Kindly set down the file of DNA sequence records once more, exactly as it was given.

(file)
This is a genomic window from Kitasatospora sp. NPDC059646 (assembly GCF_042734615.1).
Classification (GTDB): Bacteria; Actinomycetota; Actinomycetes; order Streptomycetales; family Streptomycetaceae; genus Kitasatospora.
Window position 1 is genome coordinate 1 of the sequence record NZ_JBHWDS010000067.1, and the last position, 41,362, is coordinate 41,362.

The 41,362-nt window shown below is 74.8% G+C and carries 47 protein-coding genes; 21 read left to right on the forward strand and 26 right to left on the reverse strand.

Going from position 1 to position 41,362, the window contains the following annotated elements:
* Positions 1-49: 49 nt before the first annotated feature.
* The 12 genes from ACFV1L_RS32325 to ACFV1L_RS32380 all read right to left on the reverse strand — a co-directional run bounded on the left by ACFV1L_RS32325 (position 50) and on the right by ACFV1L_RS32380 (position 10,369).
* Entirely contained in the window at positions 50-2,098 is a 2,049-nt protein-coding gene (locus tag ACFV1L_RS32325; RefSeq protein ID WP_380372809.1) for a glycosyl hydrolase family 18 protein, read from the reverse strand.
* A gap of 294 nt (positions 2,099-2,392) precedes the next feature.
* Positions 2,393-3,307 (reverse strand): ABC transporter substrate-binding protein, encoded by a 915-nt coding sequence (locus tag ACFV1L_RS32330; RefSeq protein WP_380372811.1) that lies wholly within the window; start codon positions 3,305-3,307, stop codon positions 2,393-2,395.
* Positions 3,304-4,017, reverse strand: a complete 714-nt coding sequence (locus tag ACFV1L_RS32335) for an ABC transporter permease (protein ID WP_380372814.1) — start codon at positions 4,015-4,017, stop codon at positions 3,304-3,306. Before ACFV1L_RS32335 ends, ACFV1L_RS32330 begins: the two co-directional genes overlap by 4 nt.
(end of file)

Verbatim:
This is a genomic window from Kitasatospora sp. NPDC059646 (assembly GCF_042734615.1).
Classification (GTDB): Bacteria; Actinomycetota; Actinomycetes; order Streptomycetales; family Streptomycetaceae; genus Kitasatospora.
Window position 1 is genome coordinate 1 of the sequence record NZ_JBHWDS010000067.1, and the last position, 41,362, is coordinate 41,362.

The 41,362-nt window shown below is 74.8% G+C and carries 47 protein-coding genes; 21 read left to right on the forward strand and 26 right to left on the reverse strand.

Going from position 1 to position 41,362, the window contains the following annotated elements:
* Positions 1-49: 49 nt before the first annotated feature.
* The 12 genes from ACFV1L_RS32325 to ACFV1L_RS32380 all read right to left on the reverse strand — a co-directional run bounded on the left by ACFV1L_RS32325 (position 50) and on the right by ACFV1L_RS32380 (position 10,369).
* Entirely contained in the window at positions 50-2,098 is a 2,049-nt protein-coding gene (locus tag ACFV1L_RS32325; RefSeq protein ID WP_380372809.1) for a glycosyl hydrolase family 18 protein, read from the reverse strand.
* A gap of 294 nt (positions 2,099-2,392) precedes the next feature.
* Positions 2,393-3,307 (reverse strand): ABC transporter substrate-binding protein, encoded by a 915-nt coding sequence (locus tag ACFV1L_RS32330; RefSeq protein WP_380372811.1) that lies wholly within the window; start codon positions 3,305-3,307, stop codon positions 2,393-2,395.
* Positions 3,304-4,017, reverse strand: a complete 714-nt coding sequence (locus tag ACFV1L_RS32335) for an ABC transporter permease (protein ID WP_380372814.1) — start codon at positions 4,015-4,017, stop codon at positions 3,304-3,306. Before ACFV1L_RS32335 ends, ACFV1L_RS32330 begins: the two co-directional genes overlap by 4 nt.